Hammad regularly represents clients at mediations in relationt to tax disputes against the HMRC.

Hammad is also a member of the London Court of International Arbitration and accepts instructions to represent clients in commercial arbitrations. 



Education: BA (Hons); LLB (Hons); BVC; MIEx

Scholarships: Socrates and Erasmus Scholar


Notable Cases

Notable Cases

Rotamead Ltd v Durston Scaffolding Ltd [2020] EWHC 2738 (TCC), [2020] 8 WLUK 341

This matter considered issues surrounding personal guarnatee, economic durress and historical payments. 

Ms K Jhuti v Mr H Jhuti v Net Solicitors [2020] EWHC 2824 (Ch), 2020 WL 04042930

This was an application to set aside an order of Morgan J dated 16 December 2016, on the grounds that the applicant, Kamaljeet Jhuti (Ms Jhuti), did not have mental capacity. The order is described in the application as a consent order, but in fact it was made following a hearing, and it also contains an assessment of costs. Mrs Justice Falk heard submissions from counsel for both parties, and also from counsel for Net Solicitors.

The Commissioners for Her Majesty's Revenue and Customs v Rhino Television and Media Ltd [2020] EWHC 364 (Ch), [2020] 2 WLUK 23

An interim injunction granted to HMRC to prevent dissipation of a sum said to be owed by the respondent company under a VAT assessment was continued where there was no real prospect of the respondent showing that there was no VAT debt due at the date of HMRC's without notice application for the injunction. As a public authority, HMRC was not required to give a cross-undertaking in damages.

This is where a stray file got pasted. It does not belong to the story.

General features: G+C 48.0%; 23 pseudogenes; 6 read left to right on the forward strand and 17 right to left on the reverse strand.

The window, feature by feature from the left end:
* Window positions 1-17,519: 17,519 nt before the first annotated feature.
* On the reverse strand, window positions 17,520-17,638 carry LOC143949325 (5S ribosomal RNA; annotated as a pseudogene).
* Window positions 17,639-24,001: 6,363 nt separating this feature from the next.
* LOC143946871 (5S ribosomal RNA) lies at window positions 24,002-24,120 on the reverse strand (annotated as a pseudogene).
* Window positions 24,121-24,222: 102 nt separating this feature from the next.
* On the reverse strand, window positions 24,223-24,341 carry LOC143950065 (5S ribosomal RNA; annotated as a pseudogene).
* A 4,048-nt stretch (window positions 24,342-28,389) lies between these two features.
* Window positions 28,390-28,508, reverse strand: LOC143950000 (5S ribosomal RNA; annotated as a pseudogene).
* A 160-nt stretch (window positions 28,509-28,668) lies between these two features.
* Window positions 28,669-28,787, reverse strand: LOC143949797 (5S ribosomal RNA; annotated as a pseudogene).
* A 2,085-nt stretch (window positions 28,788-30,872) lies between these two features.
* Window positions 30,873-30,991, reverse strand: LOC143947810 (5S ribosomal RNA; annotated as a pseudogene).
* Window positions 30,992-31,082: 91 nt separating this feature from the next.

YMCA Birmingham & Others v The Commissioners for Her Majesty's Revenue and Customs [2020] UKUT 0143 (TCC)

The “YMCA” – or The Young Men’s Christian Association – is a wellknown worldwide organisation founded in 1844. In England, the YMCA operates through 114 bodies, each registered as a charity and each separately registered for VAT. The YMCAs appeal to the Upper Tribunal (Tax and Chancery Chamber) against HMRC's decision that provision of “housing related support services” constituted the supply of welfare services that were exempt for VAT purposes. The YMCAs appealed those decisions to the First-tier Tribunal (Tax Chamber). By a single decision given in each of these four appeals, the FTT (Judge Peter Kempster) dismissed the appeals. With the permission of Judge Kempster, the Appellants appealed to the Upper Tribunal. The issues involved: 

  • VAT and exemption of  welfare services art 132(1)(g) VAT Directive and Item 9 Group 7 sch 9 of VATA 1994

  • Supporting People Programme, housing related support and the relevance of identity of recipient of supplies

  • The meaning of distressed persons and the meaning of instruction

Dharmesh Sangani Ltd v Director Of Border Revenue [2019] UKFTT 318 (TC) The appeal relateed to a decision of the Border Force, confirmed by formal review, not to restore to the Appellant 7.412 kg of gold jewellery which was seized from its director Dharmesh Sangani at Heathrow Airport on 4 September 2016.

The issues involved are as follows:

  • Customs duty

  • Restoration

  • Gold jewellery under-declared

  • Jewellery seized as liable to forfeiture

  • Restoration refused